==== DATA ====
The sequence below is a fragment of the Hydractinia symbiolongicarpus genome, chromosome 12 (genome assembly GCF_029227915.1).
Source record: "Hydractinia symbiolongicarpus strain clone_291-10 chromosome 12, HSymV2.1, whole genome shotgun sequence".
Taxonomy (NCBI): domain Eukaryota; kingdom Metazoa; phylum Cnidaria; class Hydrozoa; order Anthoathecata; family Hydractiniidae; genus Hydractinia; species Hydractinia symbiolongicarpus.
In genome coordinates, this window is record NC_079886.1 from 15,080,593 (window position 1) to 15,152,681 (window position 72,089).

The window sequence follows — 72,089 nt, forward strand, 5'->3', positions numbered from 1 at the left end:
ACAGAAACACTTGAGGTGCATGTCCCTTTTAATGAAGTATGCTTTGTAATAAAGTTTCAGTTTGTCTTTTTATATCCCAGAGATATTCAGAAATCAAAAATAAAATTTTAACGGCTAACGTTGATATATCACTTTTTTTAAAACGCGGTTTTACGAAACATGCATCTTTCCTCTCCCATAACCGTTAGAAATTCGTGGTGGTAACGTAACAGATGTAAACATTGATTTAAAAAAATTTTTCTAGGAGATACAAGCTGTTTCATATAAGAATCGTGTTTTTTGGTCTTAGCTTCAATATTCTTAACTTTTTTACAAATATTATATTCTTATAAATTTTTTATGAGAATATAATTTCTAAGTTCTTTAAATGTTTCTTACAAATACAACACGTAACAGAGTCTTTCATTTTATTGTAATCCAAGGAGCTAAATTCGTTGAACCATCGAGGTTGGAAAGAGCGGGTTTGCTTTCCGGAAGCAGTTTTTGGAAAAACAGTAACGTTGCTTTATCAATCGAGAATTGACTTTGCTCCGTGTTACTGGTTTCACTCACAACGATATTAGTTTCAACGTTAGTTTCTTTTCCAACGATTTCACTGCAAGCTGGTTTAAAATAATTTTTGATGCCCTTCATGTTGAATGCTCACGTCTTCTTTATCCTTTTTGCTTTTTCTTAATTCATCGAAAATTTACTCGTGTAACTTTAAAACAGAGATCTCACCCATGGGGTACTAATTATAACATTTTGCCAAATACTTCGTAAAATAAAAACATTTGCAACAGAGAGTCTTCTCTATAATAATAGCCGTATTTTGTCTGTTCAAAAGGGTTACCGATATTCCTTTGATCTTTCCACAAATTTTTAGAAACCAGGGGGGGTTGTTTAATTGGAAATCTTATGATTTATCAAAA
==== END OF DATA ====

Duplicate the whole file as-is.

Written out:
The sequence below is a fragment of the Hydractinia symbiolongicarpus genome, chromosome 12 (genome assembly GCF_029227915.1).
Source record: "Hydractinia symbiolongicarpus strain clone_291-10 chromosome 12, HSymV2.1, whole genome shotgun sequence".
Taxonomy (NCBI): domain Eukaryota; kingdom Metazoa; phylum Cnidaria; class Hydrozoa; order Anthoathecata; family Hydractiniidae; genus Hydractinia; species Hydractinia symbiolongicarpus.
In genome coordinates, this window is record NC_079886.1 from 15,080,593 (window position 1) to 15,152,681 (window position 72,089).

The window sequence follows — 72,089 nt, forward strand, 5'->3', positions numbered from 1 at the left end:
ACAGAAACACTTGAGGTGCATGTCCCTTTTAATGAAGTATGCTTTGTAATAAAGTTTCAGTTTGTCTTTTTATATCCCAGAGATATTCAGAAATCAAAAATAAAATTTTAACGGCTAACGTTGATATATCACTTTTTTTAAAACGCGGTTTTACGAAACATGCATCTTTCCTCTCCCATAACCGTTAGAAATTCGTGGTGGTAACGTAACAGATGTAAACATTGATTTAAAAAAATTTTTCTAGGAGATACAAGCTGTTTCATATAAGAATCGTGTTTTTTGGTCTTAGCTTCAATATTCTTAACTTTTTTACAAATATTATATTCTTATAAATTTTTTATGAGAATATAATTTCTAAGTTCTTTAAATGTTTCTTACAAATACAACACGTAACAGAGTCTTTCATTTTATTGTAATCCAAGGAGCTAAATTCGTTGAACCATCGAGGTTGGAAAGAGCGGGTTTGCTTTCCGGAAGCAGTTTTTGGAAAAACAGTAACGTTGCTTTATCAATCGAGAATTGACTTTGCTCCGTGTTACTGGTTTCACTCACAACGATATTAGTTTCAACGTTAGTTTCTTTTCCAACGATTTCACTGCAAGCTGGTTTAAAATAATTTTTGATGCCCTTCATGTTGAATGCTCACGTCTTCTTTATCCTTTTTGCTTTTTCTTAATTCATCGAAAATTTACTCGTGTAACTTTAAAACAGAGATCTCACCCATGGGGTACTAATTATAACATTTTGCCAAATACTTCGTAAAATAAAAACATTTGCAACAGAGAGTCTTCTCTATAATAATAGCCGTATTTTGTCTGTTCAAAAGGGTTACCGATATTCCTTTGATCTTTCCACAAATTTTTAGAAACCAGGGGGGGTTGTTTAATTGGAAATCTTATGATTTATCAAAA